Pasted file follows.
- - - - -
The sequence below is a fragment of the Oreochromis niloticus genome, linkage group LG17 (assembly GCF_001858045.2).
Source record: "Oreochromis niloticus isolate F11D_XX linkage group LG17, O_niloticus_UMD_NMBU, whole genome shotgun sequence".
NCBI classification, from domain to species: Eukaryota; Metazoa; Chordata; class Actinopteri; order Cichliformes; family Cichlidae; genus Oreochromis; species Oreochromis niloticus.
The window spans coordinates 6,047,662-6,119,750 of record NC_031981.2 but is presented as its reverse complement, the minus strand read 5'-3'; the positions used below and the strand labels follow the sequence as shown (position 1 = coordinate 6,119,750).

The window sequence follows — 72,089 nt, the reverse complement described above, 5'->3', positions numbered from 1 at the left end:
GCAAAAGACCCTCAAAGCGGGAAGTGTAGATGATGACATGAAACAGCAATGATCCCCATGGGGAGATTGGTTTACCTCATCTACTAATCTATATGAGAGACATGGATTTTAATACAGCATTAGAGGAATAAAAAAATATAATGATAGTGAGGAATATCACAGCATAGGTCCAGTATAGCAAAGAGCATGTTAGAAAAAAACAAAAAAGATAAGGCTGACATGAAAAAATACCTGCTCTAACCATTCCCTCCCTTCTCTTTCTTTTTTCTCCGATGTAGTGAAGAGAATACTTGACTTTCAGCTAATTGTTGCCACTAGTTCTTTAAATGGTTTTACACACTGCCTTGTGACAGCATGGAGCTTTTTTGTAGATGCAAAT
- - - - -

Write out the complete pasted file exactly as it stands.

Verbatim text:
The sequence below is a fragment of the Oreochromis niloticus genome, linkage group LG17 (assembly GCF_001858045.2).
Source record: "Oreochromis niloticus isolate F11D_XX linkage group LG17, O_niloticus_UMD_NMBU, whole genome shotgun sequence".
NCBI classification, from domain to species: Eukaryota; Metazoa; Chordata; class Actinopteri; order Cichliformes; family Cichlidae; genus Oreochromis; species Oreochromis niloticus.
The window spans coordinates 6,047,662-6,119,750 of record NC_031981.2 but is presented as its reverse complement, the minus strand read 5'-3'; the positions used below and the strand labels follow the sequence as shown (position 1 = coordinate 6,119,750).

The window sequence follows — 72,089 nt, the reverse complement described above, 5'->3', positions numbered from 1 at the left end:
GCAAAAGACCCTCAAAGCGGGAAGTGTAGATGATGACATGAAACAGCAATGATCCCCATGGGGAGATTGGTTTACCTCATCTACTAATCTATATGAGAGACATGGATTTTAATACAGCATTAGAGGAATAAAAAAATATAATGATAGTGAGGAATATCACAGCATAGGTCCAGTATAGCAAAGAGCATGTTAGAAAAAAACAAAAAAGATAAGGCTGACATGAAAAAATACCTGCTCTAACCATTCCCTCCCTTCTCTTTCTTTTTTCTCCGATGTAGTGAAGAGAATACTTGACTTTCAGCTAATTGTTGCCACTAGTTCTTTAAATGGTTTTACACACTGCCTTGTGACAGCATGGAGCTTTTTTGTAGATGCAAAT